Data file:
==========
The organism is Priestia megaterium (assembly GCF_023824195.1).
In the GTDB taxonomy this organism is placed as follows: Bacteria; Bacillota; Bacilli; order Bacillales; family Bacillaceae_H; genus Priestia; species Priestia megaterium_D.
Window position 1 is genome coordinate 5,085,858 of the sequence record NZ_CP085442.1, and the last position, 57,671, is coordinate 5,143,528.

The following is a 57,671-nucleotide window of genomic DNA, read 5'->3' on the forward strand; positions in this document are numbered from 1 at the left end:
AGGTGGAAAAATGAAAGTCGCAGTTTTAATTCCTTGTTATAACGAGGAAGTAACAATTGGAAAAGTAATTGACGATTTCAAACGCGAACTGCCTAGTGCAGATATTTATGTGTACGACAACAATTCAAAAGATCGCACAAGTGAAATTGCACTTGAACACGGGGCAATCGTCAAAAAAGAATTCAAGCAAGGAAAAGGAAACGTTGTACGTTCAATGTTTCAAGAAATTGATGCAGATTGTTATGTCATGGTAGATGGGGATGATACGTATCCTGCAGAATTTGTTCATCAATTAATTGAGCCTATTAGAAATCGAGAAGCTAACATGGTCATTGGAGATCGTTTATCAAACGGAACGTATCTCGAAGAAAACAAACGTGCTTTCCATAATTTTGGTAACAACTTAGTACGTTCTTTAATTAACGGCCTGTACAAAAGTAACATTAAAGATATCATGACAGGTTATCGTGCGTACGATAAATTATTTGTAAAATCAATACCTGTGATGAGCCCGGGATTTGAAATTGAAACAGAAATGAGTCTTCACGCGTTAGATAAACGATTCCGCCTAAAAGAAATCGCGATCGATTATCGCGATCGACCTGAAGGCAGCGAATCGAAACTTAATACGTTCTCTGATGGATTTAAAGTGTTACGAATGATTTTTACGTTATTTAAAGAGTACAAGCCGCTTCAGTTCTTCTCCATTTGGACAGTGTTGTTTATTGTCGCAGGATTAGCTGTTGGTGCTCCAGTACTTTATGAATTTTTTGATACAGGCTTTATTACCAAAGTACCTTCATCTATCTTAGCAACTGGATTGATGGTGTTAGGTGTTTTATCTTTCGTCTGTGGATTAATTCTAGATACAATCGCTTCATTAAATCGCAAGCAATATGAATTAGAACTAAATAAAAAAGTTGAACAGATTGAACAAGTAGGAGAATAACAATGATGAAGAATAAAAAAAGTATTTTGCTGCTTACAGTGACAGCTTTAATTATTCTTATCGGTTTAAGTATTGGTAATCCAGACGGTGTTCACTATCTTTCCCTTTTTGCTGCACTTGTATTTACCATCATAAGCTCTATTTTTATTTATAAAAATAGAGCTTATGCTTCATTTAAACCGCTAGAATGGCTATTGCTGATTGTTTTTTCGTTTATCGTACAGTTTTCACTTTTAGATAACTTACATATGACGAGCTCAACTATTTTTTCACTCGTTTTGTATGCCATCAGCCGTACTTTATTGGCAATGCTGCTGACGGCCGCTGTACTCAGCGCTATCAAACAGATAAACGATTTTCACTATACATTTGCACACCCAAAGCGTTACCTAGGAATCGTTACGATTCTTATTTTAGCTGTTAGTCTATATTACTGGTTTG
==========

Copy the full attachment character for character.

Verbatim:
The organism is Priestia megaterium (assembly GCF_023824195.1).
In the GTDB taxonomy this organism is placed as follows: Bacteria; Bacillota; Bacilli; order Bacillales; family Bacillaceae_H; genus Priestia; species Priestia megaterium_D.
Window position 1 is genome coordinate 5,085,858 of the sequence record NZ_CP085442.1, and the last position, 57,671, is coordinate 5,143,528.

The following is a 57,671-nucleotide window of genomic DNA, read 5'->3' on the forward strand; positions in this document are numbered from 1 at the left end:
AGGTGGAAAAATGAAAGTCGCAGTTTTAATTCCTTGTTATAACGAGGAAGTAACAATTGGAAAAGTAATTGACGATTTCAAACGCGAACTGCCTAGTGCAGATATTTATGTGTACGACAACAATTCAAAAGATCGCACAAGTGAAATTGCACTTGAACACGGGGCAATCGTCAAAAAAGAATTCAAGCAAGGAAAAGGAAACGTTGTACGTTCAATGTTTCAAGAAATTGATGCAGATTGTTATGTCATGGTAGATGGGGATGATACGTATCCTGCAGAATTTGTTCATCAATTAATTGAGCCTATTAGAAATCGAGAAGCTAACATGGTCATTGGAGATCGTTTATCAAACGGAACGTATCTCGAAGAAAACAAACGTGCTTTCCATAATTTTGGTAACAACTTAGTACGTTCTTTAATTAACGGCCTGTACAAAAGTAACATTAAAGATATCATGACAGGTTATCGTGCGTACGATAAATTATTTGTAAAATCAATACCTGTGATGAGCCCGGGATTTGAAATTGAAACAGAAATGAGTCTTCACGCGTTAGATAAACGATTCCGCCTAAAAGAAATCGCGATCGATTATCGCGATCGACCTGAAGGCAGCGAATCGAAACTTAATACGTTCTCTGATGGATTTAAAGTGTTACGAATGATTTTTACGTTATTTAAAGAGTACAAGCCGCTTCAGTTCTTCTCCATTTGGACAGTGTTGTTTATTGTCGCAGGATTAGCTGTTGGTGCTCCAGTACTTTATGAATTTTTTGATACAGGCTTTATTACCAAAGTACCTTCATCTATCTTAGCAACTGGATTGATGGTGTTAGGTGTTTTATCTTTCGTCTGTGGATTAATTCTAGATACAATCGCTTCATTAAATCGCAAGCAATATGAATTAGAACTAAATAAAAAAGTTGAACAGATTGAACAAGTAGGAGAATAACAATGATGAAGAATAAAAAAAGTATTTTGCTGCTTACAGTGACAGCTTTAATTATTCTTATCGGTTTAAGTATTGGTAATCCAGACGGTGTTCACTATCTTTCCCTTTTTGCTGCACTTGTATTTACCATCATAAGCTCTATTTTTATTTATAAAAATAGAGCTTATGCTTCATTTAAACCGCTAGAATGGCTATTGCTGATTGTTTTTTCGTTTATCGTACAGTTTTCACTTTTAGATAACTTACATATGACGAGCTCAACTATTTTTTCACTCGTTTTGTATGCCATCAGCCGTACTTTATTGGCAATGCTGCTGACGGCCGCTGTACTCAGCGCTATCAAACAGATAAACGATTTTCACTATACATTTGCACACCCAAAGCGTTACCTAGGAATCGTTACGATTCTTATTTTAGCTGTTAGTCTATATTACTGGTTTG